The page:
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    China Announces Radical Overhaul of College Entrance Exam

    Government hopes to make notoriously challenging ‘gaokao’ tests fairer and more accessible by 2020.
    Oct 20, 2017#education#gaokao

    China will build a comprehensive new national college entrance examination system by 2020, Minister of Education Chen Baosheng announced at China’s 19th Party Congress on Thursday.

    The overhaul of the exam, or gaokao, promises to be the most wide-ranging reform since college entrance exams resumed in 1977 after the Cultural Revolution. Policymakers aim to reduce the role of the gaokao in determining students’ future life chances, address barriers to exam enrollment among children of migrant workers, and ease the difficulties faced by rural students hoping to enroll in top universities, Chen said.

    The State Council — China’s cabinet — first published a list of recommended gaokao reforms in 2014, and an initial pilot project was later launched in Shanghai and eastern China’s Zhejiang province. The pilot system allows students to take sections of the gaokao multiple times from the second year of high school onward, instead of the previous system’s one-off, three-day exam at the end of the third year. Examinations are held in October and April.

    In June this year, the first batch of students sat the new pilot gaokao. Their experiences continue to generate debate on the merits of the system.

    “It’s really complicated,” 18-year-old Hu Jiajie told Sixth Tone in a telephone interview. Hu graduated from a high school in Quzhou, a city in Zhejiang province, and is now a freshman at Zhejiang International Studies University in the provincial capital, Hangzhou. “[The new system] just gave us more exams and put us under pressure earlier,” she said. Hu explained that most students sat at least 15 tests under the new gaokao system, adding that she and many of her classmates took even more in a bid to improve their scores.

    Hu also said she thought the reform still constituted exam-oriented education. Fellow students who got good marks on earlier exams would then stop studying the subject for the rest of their high school careers, she added.

    Parents also have complained about the reforms. “Over the past three years, we have felt very confused and uncertain about the future, and I would rather have my daughter take the gaokao once and only once,” a mother of a high school student in Hangzhou told Sixth Tone in a previous interview.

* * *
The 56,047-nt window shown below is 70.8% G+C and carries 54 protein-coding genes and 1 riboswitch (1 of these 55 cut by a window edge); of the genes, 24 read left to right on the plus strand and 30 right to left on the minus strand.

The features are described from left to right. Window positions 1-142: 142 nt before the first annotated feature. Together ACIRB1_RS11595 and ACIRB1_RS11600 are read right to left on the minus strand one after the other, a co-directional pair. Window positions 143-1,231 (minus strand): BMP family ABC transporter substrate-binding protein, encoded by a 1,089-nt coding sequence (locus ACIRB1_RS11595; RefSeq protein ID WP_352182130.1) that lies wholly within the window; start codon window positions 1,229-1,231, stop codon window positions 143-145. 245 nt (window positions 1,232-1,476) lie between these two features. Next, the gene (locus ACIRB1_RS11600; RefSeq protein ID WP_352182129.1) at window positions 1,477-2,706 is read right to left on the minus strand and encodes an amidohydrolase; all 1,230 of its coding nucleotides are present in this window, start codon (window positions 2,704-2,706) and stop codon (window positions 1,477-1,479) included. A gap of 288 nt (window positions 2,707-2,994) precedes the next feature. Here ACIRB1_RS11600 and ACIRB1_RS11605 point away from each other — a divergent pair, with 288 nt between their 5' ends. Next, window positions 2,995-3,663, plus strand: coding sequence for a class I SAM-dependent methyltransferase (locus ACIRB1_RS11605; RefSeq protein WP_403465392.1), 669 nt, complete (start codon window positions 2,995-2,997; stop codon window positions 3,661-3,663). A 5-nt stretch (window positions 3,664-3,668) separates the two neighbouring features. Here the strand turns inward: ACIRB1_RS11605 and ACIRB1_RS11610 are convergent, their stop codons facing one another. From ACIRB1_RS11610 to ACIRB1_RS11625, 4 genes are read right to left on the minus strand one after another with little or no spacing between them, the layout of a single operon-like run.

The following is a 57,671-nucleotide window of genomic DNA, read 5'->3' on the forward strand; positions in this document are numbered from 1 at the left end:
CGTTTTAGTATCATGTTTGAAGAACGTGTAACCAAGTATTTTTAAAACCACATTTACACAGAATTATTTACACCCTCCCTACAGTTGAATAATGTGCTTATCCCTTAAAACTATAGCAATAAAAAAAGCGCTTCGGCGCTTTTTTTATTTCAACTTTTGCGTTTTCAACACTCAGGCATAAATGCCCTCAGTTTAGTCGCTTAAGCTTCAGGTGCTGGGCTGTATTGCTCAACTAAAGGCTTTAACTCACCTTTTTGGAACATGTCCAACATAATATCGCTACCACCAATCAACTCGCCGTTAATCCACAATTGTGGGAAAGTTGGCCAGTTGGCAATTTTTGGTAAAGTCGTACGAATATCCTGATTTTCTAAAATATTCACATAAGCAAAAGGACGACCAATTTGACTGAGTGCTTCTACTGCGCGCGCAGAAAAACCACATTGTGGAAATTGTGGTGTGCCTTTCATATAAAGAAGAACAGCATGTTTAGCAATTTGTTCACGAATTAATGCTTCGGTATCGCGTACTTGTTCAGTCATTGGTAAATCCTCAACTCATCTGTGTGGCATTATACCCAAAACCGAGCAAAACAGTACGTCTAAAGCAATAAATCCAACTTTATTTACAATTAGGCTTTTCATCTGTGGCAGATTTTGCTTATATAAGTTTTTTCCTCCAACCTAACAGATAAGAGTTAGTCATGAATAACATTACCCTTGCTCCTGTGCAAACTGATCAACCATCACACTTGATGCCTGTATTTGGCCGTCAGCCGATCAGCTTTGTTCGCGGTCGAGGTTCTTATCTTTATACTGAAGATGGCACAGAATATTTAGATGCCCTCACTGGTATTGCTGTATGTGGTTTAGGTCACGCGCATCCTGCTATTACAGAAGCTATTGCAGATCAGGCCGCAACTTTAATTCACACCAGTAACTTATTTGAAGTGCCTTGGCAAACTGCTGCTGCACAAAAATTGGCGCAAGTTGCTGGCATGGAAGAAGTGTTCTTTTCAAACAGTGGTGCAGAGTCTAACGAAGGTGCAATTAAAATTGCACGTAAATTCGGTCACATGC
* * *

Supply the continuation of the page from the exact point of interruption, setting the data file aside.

However, Hu thinks the reform allows rising university students greater freedom to choose a college and major that suits them. “We can write down up to 80 preferences now, so I felt more confident that I could get into college and find a major to study,” Hu said.

    In an overall review of the Chinese education system’s development since 2012, Chen added that in the past five years, China has implemented special enrollment policies both for students from rural and poverty-stricken areas and for those from less well-off central and western regions of the country. The policies resulted in the recruitment of more than 370,000 university students, he said — equivalent to building more than 100 new universities with intakes of 2,000 students per year.

    Chen also pointed out that college enrollment rates in China’s worst-performing province fell to less than 4 percent below the national average over the last five years — an improvement from five years ago, when this figure was estimated at 15.3 percent below the national average. Meanwhile, 30 provinces introduced policies to help migrant children take the gaokao in their adopted places of residence. This year, 150,000 migrant children sat the exams under these policies — more than 30 times the number who did so five years ago.

    Editor: Matthew Walsh.

    (Header image: Students and their parents enter Huazhong University of Science and Technology for an admissions test in Wuhan, Hubei province, Feb. 27, 2011. Shepherd C. Zhou/VCG)